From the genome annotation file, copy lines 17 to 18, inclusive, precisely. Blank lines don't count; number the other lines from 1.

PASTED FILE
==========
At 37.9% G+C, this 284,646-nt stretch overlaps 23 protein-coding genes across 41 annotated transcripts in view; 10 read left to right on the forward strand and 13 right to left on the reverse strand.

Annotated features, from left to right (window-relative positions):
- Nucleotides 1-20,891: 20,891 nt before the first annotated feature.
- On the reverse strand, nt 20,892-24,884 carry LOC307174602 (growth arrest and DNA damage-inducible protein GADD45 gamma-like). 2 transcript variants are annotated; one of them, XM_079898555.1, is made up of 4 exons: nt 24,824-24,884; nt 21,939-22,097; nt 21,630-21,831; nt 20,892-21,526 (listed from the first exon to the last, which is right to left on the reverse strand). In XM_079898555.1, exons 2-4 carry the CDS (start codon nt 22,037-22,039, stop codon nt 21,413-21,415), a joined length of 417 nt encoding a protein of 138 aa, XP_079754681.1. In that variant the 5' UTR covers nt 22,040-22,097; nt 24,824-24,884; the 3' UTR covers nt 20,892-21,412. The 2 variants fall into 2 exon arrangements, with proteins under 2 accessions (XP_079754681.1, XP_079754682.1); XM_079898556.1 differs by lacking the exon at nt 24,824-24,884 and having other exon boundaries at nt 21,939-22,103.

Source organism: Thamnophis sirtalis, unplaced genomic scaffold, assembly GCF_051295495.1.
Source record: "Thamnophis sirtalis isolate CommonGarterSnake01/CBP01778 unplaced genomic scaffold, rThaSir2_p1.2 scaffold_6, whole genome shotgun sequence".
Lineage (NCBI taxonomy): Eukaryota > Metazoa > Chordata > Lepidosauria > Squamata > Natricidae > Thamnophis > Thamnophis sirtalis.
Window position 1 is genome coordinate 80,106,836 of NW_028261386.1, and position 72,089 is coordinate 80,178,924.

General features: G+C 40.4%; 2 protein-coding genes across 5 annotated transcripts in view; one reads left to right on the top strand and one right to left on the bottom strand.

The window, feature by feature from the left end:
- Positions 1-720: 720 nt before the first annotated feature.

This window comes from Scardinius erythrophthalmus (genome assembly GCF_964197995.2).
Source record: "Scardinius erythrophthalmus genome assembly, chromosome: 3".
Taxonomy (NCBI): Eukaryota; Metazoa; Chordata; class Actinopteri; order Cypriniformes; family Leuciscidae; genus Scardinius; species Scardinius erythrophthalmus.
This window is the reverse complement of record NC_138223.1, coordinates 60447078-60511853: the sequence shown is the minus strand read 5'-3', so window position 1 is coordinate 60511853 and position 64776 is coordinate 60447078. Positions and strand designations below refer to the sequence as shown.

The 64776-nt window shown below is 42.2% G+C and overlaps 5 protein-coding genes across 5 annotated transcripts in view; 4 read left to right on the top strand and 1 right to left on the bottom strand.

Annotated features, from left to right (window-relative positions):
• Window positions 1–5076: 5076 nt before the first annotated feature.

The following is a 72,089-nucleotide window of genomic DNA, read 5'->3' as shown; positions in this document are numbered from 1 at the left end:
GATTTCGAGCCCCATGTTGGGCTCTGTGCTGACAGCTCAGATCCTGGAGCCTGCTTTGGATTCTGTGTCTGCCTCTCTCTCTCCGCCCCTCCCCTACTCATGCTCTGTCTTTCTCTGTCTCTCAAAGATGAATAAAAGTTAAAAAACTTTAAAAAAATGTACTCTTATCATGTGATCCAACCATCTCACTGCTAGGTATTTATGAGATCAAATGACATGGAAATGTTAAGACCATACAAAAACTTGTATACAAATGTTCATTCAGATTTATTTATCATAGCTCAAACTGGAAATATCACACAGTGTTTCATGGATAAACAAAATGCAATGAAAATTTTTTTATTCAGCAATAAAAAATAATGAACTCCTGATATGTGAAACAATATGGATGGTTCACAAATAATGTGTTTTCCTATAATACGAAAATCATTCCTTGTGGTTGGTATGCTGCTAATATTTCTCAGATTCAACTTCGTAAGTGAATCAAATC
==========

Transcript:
Annotated features, from left to right (window-relative positions):
• Window positions 1–5076: 5076 nt before the first annotated feature.